Use this URL to cite or link to this record in EThOS: http://ethos.bl.uk/OrderDetails.do?uin=uk.bl.ethos.525800
Title: Human muscle weakness and fatigue : the effects of disuse, age and exercise
Author: White, Michael J.
Awarding Body: University of Nottingham
Current Institution: University of Nottingham
Date of Award: 1987
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Abstract:
Weakness and fatigue in the human triceps surae have been assessed objectively by the measurement of absolute force evoked using supramaximal stimulation. The effects of disuse, age and exercise were systematically investigated. Under control conditions the triceps surae of young men were found to generate high maximal tetanic forces, have a mean twitch time to peak tension of 107 msec and did not fatigue readily. This was indicative of a large muscle mass with a predominance of type I (slow twitch) fibres. Muscle temperature manipulation over the range 29.5 to 39.1°C did not affect maximal force generation but had a profound effect on the force and time course of twitch and unfused tetanic responses. The triceps surae of 70 year old men were found to be slower contracting weaker and yet, paradoxically more fatiguable than, those of young men. These changes may be explained by a slowing of the Ca 2+ kinetics in the remaining muscle fibres of the elderly and restricted blood supply during intermittent exercise. Long term immobilisation due to injury caused a substantial reduction in the force generating capacity of the triceps surae and a change in twitch time course which could be explained by selective type I fibre atropy. In contrast voluntary immobilisation for 2 weeks caused a reduction of maximal voluntary force and a prolongation of the twitch response which could not be accounted for by loss of contractile machinery. Voluntary dynamic exercise involving concentric contraction of the triceps surae produced small short lasting force decrements. Eccentric contractions caused large long lasting decreases in force particularly at low stimulus frequencies, which were explained by uncoupling of excitation and contraction. Responses to submaximal stimulation were found to be voltage dependent and did not accurately reflect the response of the whole muscle. The need for supramaximal stimulation in the assessment of weakness and fatigue in the human triceps surae was highlighted.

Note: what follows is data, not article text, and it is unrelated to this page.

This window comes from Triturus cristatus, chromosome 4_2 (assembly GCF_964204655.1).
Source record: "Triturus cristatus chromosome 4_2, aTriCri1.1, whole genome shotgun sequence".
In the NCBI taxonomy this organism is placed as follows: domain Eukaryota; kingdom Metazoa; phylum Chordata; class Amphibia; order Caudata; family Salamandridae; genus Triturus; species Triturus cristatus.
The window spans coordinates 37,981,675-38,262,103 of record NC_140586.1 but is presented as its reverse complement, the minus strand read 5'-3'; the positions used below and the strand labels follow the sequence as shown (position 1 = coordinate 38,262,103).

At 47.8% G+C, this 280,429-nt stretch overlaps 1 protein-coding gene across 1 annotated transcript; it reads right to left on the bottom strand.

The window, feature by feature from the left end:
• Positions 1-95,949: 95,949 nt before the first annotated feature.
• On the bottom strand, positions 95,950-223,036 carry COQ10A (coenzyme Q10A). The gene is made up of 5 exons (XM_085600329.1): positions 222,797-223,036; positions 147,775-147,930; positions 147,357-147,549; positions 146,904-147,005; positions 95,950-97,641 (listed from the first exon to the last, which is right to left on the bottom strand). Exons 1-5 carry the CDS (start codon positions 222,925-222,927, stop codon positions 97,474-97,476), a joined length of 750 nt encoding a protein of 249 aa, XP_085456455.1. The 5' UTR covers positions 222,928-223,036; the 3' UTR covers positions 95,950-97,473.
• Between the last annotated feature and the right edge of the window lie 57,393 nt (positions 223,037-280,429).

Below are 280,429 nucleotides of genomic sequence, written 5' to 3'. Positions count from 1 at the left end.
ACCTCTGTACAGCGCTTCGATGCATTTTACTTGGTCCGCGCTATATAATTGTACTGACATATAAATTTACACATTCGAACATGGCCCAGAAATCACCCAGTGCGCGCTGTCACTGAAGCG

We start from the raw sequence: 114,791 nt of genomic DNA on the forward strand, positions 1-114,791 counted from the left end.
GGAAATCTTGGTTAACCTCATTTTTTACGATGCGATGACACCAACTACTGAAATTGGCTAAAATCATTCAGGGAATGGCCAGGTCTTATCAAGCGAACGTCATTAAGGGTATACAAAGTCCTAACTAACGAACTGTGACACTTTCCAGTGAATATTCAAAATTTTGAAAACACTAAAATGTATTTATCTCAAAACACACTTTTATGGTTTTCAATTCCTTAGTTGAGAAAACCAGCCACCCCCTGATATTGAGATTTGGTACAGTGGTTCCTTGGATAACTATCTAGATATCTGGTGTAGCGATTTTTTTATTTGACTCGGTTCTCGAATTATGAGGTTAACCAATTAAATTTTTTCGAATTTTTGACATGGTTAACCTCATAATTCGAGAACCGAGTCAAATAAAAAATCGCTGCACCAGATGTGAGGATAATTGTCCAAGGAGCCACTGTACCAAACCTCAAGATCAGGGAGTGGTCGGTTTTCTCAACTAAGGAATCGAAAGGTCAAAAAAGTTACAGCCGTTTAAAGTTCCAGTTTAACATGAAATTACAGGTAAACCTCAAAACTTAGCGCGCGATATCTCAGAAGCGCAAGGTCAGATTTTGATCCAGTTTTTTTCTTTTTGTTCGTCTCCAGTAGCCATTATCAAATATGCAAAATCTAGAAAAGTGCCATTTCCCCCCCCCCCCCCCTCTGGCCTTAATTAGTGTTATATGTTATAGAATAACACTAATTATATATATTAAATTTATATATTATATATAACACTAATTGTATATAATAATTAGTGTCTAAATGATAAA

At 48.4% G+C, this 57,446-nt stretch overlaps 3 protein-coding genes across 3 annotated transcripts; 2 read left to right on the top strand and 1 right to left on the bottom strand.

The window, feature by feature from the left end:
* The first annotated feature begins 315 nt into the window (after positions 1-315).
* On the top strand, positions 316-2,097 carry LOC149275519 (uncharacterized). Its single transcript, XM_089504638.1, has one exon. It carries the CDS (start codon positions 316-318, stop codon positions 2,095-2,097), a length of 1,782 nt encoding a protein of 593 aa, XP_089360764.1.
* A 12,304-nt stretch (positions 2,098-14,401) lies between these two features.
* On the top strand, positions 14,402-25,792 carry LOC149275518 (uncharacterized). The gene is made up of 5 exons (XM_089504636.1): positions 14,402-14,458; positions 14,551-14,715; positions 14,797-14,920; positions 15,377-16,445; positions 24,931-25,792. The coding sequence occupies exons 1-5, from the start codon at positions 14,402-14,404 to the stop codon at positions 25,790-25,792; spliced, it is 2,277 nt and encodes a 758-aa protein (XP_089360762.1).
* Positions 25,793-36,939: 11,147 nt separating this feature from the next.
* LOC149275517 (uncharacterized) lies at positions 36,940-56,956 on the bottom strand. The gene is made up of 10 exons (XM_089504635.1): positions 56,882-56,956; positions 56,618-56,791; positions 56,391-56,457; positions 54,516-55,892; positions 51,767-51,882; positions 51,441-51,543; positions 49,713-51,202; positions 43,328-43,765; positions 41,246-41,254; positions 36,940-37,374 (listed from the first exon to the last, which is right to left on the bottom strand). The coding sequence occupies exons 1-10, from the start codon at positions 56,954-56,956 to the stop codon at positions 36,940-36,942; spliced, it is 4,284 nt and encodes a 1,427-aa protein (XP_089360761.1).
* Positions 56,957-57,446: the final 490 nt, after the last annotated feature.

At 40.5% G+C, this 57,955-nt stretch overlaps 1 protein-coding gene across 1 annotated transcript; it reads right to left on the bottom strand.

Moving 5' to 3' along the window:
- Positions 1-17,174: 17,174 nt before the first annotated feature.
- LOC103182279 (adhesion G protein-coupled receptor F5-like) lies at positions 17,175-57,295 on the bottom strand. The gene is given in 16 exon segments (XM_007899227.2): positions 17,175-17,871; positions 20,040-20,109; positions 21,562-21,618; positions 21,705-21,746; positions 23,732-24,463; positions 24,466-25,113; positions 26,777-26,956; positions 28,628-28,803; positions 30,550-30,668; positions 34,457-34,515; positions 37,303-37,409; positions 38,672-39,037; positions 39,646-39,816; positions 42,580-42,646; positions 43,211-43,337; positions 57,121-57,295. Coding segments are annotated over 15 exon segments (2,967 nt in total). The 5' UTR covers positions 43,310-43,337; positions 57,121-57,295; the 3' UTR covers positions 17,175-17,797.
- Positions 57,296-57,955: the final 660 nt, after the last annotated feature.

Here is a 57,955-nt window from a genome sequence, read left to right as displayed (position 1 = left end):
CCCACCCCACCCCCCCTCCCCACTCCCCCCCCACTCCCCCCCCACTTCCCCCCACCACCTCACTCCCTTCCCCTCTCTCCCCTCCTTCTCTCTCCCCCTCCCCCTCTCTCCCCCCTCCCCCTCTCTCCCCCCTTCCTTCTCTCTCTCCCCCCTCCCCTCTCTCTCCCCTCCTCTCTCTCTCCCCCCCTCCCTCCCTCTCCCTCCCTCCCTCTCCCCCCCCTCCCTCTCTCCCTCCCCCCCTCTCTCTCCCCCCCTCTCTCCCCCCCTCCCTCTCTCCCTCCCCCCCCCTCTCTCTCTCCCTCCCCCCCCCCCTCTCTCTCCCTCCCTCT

Supervisor: Not available Sponsor: Not available
Qualification Name: Thesis (Ph.D.) Qualification Level: Doctoral
EThOS ID: uk.bl.ethos.525800  DOI: Not available
Keywords: WE Muscoskeletal system
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